In "Unsettled Matter" the city becomes the ultimate body, with its arteries made of subway lines and road networks, while the buildings are like countless cells forming tissue.

In earlier works such as “Unseen” (2007), Holly Zausner already showed us empty streets and railway stations: There the artist carried a shapeless doll through shopping arcades, museums and historic squares in Berlin, but the focus there was clearly on her own corporeality in light of humanity’s cultural achievement. There is no longer any trace of this in “Unsettled Matter”, or rather: Here the city becomes the ultimate body, with its arteries made of subway lines and road networks, while the buildings are like countless cells forming tissue.

The city lives, with or without people

In contrast, the body of the artist herself hangs clumsily, then lifelessly, in ropes, or is later even seen fading completely. The last shots show the fountains in Washington Square Park. The camera focuses ever more closely on the water shooting upward, its soothing blue in the underexposed shots quickly giving way to a threatening black, giving it the appearance of an elixir: The city lives, whether it’s with or without people, fickle and flighty, as Heiner Müller puts it.

As her favorite film for the second part of the evening, Holly Zausner has chosen “La Jetée” (“The Jetty”) by French artist Chris Marker, dating from the year 1962. The “gloomy time-travel classic”, as the Neue Zürcher Zeitung once described it, was referred to as a “photo novel” by Marker himself. In fact, except for one shot, the film consists entirely of stills, with the narrator heard as a voiceover. Alfred Hitchcock’s film classic “Vertigo” inspired Marker to make “La Jetée”, for which he produced a large proportion of the images on a day off during the shoot for his film “Le Joli”, then went on to develop the narration that creates the story only while editing the film.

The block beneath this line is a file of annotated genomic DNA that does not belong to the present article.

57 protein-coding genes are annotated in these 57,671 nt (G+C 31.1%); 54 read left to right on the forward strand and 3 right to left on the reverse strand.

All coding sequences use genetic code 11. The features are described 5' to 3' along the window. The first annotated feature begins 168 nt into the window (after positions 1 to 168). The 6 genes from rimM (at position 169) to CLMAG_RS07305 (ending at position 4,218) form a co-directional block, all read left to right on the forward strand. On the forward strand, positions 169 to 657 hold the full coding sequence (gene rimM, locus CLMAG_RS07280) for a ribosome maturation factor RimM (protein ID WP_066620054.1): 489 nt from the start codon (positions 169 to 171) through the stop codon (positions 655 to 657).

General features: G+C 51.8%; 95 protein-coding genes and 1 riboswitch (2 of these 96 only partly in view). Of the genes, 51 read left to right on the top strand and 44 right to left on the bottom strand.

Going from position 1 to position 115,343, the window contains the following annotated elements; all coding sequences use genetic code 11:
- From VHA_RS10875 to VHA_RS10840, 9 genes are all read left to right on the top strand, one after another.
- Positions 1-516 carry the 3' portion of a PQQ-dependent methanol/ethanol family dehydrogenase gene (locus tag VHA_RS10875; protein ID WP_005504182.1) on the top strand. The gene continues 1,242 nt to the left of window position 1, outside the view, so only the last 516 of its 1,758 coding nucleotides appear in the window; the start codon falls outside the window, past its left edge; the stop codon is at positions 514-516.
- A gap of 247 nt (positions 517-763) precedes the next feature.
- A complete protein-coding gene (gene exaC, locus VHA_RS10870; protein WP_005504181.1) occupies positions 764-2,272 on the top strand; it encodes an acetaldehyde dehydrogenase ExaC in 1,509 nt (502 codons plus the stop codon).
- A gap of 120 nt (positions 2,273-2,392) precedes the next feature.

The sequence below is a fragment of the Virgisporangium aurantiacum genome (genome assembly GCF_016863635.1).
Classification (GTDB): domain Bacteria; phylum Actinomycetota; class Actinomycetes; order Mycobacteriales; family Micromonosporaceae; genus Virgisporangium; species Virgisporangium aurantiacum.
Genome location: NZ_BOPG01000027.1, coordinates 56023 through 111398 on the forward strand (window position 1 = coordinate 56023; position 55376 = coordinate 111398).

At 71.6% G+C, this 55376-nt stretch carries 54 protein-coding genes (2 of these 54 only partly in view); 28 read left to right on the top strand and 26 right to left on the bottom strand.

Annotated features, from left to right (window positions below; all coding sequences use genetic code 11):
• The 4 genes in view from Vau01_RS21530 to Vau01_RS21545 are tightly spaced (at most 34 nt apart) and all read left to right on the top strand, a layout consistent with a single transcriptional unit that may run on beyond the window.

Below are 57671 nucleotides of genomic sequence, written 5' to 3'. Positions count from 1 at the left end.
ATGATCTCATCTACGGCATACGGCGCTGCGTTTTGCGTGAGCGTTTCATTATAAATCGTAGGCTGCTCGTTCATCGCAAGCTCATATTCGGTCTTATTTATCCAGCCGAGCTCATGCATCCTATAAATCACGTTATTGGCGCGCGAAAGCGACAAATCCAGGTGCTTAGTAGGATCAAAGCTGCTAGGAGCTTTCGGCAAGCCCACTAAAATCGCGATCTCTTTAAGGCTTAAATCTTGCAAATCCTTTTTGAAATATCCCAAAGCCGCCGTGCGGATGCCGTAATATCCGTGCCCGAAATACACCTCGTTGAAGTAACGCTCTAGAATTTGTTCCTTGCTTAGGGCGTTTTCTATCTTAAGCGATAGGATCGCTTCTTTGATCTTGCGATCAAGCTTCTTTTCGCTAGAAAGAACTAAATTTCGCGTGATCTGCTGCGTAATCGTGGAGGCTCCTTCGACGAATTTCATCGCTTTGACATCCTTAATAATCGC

A gloomy time-travel classic

As in “Vertigo”, here too the protagonist (Davos Hanich) is virtually obsessed by a woman he saw as a child at Paris’s Orly airport. The present, however, is far more bleak: World War Three has made the surface of the Earth uninhabitable, and the survivors live in catacombs beneath Paris. The man who is kept prisoner there suffers from constantly recurring flashbacks to a past encounter and is subsequently exploited by scientists in time-travel experiments. The trips into both the future and the past eventually allow him to trace his own obsession.

Davos Hanich in La jetée, Image via mubi.com

“La Jetée” wrote cinematographic history, even though the work only became known to a wider public in the 1990s when the screenwriters of Terry Gilliam’s science fiction apocalypse movie “12 Monkeys” drew largely on Marker’s work. In Marker’s piece, the ghostly feeling Holly Zausner conjures up in “Unsettled Matter” have given way to a bleak reality: Cities have long since been reduced to ash and rubble and people can only experience them in memories, which is the only thing humanity has left. Memory, for its part though, leads only to ruin, as is the case for Zausner in her work with photos, momentary snapshots of the past, as she falls from the safety ropes, burying the images beneath her and ultimately hanging lifeless in the ropes.